COMMISSION FOR ENVIRONMENTAL COOPERATION
THREE COUNTRIES WORKING TOGETHER TO PROTECT OUR SHARED ENVIRONMENT
If you take a look at the fugitives on the US Environmental Protection Agency’s most wanted list, you’ll see they are often wanted for the irresponsible handling of hazardous waste and materials, including illegal importing and exporting.
That’s because hazardous substances can be toxic, radioactive, explosive, flammable, corrosive or infectious and, if mismanaged, can provoke severe adverse effects on humans and the environment.
In recent years, North American governments have made tremendous progress toward strengthening laws and regulations governing sound management of hazardous waste and hazardous recyclable materials within their boundaries. However, when truckloads of hazardous waste cross international borders, cooperation and coordination becomes crucial.
Until this year Canada, the US and Mexico were exchanging this information using a paper-based system. Crossing the Border, a CEC-commissioned report pinpoints these drawbacks: data entry backlogs, limited ability to quickly access a broad set of information and lengthy delays at the border, among others. The study determined that the transition to electronic exchange of information would make information-sharing faster and enforcement response time quicker.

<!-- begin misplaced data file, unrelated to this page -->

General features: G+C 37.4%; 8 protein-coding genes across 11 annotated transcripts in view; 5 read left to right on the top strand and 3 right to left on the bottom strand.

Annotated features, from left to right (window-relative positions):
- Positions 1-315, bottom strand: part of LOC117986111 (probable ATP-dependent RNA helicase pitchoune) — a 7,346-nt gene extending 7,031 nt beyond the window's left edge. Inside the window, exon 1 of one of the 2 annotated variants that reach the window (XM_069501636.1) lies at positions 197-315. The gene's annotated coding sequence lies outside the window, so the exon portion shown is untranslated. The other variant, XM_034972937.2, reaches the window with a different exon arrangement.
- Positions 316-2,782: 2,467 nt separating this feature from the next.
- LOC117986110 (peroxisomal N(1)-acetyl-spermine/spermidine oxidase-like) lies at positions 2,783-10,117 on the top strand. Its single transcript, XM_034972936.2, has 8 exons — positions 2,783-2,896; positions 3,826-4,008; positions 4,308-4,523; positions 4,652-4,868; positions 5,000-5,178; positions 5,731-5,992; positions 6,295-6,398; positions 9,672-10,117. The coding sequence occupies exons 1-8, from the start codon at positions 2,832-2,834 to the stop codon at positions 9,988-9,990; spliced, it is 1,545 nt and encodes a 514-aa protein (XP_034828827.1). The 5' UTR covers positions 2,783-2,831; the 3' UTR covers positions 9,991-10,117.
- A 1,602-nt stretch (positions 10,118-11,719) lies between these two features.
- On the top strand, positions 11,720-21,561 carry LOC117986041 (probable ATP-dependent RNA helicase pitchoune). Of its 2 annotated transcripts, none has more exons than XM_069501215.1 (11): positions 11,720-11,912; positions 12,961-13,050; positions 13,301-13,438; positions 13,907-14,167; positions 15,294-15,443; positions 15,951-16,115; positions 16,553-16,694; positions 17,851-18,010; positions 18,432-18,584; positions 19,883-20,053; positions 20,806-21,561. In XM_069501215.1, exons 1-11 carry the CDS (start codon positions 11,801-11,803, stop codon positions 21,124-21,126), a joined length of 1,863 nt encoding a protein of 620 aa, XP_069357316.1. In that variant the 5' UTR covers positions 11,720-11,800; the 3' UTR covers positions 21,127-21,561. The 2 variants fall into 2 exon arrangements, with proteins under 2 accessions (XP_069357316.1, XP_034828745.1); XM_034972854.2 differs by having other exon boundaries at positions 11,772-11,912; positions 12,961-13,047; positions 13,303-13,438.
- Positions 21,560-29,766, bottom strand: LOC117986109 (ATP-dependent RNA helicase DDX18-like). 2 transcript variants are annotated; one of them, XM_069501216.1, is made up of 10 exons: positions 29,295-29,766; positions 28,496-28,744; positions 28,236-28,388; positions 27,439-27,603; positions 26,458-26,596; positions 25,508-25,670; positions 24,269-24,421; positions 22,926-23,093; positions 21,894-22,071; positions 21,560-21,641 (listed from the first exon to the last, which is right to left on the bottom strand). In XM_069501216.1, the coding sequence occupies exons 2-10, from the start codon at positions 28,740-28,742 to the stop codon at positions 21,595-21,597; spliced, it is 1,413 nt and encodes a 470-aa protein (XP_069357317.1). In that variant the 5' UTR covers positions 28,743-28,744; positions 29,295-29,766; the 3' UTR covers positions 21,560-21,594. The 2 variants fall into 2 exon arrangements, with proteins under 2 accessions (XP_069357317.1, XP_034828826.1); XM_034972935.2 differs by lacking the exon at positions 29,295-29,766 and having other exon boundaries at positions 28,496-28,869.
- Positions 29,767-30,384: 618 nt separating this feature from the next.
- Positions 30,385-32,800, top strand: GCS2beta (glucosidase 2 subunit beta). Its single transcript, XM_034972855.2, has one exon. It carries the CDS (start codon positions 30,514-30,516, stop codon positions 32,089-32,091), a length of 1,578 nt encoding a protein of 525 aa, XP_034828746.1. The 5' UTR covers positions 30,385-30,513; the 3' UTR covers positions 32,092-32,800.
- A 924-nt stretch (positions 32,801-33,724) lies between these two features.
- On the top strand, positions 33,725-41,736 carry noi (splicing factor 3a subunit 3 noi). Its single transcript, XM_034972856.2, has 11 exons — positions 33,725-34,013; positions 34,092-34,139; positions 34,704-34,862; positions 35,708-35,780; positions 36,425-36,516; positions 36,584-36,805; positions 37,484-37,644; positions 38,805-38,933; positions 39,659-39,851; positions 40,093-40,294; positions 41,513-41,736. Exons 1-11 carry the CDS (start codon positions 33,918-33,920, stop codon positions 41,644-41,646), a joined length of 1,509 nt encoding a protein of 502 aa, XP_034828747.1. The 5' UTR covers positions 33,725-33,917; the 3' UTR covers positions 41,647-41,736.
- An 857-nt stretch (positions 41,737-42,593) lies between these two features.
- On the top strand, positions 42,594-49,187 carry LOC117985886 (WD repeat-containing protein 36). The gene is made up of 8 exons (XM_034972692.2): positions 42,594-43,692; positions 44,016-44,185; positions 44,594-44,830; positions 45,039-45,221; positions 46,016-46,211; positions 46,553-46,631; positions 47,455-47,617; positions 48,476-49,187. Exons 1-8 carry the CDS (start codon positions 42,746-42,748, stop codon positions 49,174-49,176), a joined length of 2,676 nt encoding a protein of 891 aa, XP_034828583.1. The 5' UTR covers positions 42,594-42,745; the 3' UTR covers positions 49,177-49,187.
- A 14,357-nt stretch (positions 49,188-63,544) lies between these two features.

In response, the CEC’s trilateral Hazardous Task Waste Force created the Notice and Consent Electronic Data Exchange that became fully operational in 2012. The program is a pioneering node-to-node electronic system that connects the three North American agencies in charge of authorizing the transboundary movements of hazardous wastes and materials.
For more information, visit www.cec.org/crossingtheborder.